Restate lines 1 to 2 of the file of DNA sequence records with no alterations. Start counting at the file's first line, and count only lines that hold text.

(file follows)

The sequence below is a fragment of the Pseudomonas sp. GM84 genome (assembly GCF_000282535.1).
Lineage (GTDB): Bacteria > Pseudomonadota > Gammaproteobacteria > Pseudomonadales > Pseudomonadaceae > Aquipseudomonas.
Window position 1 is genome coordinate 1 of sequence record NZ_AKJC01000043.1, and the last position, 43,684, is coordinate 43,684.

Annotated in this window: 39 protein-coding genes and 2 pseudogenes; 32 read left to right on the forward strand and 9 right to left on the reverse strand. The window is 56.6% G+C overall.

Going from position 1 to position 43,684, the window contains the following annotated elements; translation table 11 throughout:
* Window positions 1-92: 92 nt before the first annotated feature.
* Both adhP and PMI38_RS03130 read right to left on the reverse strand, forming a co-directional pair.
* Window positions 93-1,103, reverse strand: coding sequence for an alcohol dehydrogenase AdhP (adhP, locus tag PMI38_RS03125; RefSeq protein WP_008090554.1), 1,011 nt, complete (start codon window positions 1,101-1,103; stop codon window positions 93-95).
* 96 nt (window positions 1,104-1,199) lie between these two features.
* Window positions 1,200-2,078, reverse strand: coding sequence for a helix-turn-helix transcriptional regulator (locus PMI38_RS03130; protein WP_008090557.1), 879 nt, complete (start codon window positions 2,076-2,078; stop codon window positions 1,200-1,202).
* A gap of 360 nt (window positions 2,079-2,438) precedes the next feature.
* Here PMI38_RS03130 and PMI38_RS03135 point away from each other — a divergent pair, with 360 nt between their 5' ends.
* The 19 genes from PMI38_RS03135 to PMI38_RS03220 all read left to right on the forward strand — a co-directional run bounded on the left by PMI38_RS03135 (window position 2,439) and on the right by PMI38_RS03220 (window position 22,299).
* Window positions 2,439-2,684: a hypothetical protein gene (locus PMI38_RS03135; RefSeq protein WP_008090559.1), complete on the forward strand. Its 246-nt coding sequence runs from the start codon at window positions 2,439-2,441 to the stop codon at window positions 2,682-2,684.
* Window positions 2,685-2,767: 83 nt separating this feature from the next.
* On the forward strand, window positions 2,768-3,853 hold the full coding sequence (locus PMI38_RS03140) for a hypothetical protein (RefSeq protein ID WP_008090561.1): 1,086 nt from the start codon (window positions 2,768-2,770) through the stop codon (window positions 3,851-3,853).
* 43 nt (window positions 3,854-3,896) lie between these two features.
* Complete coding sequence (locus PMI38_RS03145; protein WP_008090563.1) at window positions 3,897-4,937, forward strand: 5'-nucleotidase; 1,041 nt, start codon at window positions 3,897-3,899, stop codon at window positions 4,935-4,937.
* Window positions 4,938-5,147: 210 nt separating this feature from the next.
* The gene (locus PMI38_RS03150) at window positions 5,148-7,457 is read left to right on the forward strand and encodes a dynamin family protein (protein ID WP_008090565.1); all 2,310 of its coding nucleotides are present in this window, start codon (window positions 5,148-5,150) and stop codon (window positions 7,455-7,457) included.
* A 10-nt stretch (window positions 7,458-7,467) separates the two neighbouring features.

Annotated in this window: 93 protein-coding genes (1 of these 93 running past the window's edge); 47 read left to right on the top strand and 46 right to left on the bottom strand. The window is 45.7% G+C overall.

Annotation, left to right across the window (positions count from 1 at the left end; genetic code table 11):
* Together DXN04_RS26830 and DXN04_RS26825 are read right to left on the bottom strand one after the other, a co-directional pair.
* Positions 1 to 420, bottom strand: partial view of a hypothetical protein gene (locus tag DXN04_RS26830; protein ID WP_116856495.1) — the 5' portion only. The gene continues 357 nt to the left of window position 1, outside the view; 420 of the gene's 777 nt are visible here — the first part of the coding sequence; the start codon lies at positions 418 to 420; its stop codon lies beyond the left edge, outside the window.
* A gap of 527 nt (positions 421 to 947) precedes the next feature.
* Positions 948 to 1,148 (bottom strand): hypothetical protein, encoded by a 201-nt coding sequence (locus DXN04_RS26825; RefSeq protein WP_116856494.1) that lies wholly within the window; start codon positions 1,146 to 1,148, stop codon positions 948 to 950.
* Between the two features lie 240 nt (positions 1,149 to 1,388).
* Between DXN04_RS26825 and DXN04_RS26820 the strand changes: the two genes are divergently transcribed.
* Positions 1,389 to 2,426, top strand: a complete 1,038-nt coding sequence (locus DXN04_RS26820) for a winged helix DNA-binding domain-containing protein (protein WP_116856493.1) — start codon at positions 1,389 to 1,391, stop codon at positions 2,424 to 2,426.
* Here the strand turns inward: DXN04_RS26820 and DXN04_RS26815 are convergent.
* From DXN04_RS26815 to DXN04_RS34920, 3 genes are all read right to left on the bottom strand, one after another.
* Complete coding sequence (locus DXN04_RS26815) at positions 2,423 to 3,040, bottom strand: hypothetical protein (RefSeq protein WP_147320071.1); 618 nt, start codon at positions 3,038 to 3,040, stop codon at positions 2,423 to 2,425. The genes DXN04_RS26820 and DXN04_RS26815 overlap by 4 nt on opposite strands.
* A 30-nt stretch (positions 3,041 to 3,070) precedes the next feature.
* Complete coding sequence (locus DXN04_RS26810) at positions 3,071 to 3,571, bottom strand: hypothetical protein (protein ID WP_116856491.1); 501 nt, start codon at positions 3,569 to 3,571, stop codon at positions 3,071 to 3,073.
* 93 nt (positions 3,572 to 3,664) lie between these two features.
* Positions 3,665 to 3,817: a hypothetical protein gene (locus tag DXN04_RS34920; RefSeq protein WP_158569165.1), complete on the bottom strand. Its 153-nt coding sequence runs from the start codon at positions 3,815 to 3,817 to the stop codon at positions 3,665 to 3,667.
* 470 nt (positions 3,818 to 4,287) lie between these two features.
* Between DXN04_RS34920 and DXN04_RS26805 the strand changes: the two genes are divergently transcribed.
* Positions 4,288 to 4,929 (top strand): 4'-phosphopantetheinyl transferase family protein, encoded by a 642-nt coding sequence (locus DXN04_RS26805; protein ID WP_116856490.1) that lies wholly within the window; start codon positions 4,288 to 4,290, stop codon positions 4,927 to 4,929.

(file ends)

The sequence below is a fragment of the Pseudomonas sp. GM84 genome (assembly GCF_000282535.1).
Lineage (GTDB): Bacteria > Pseudomonadota > Gammaproteobacteria > Pseudomonadales > Pseudomonadaceae > Aquipseudomonas.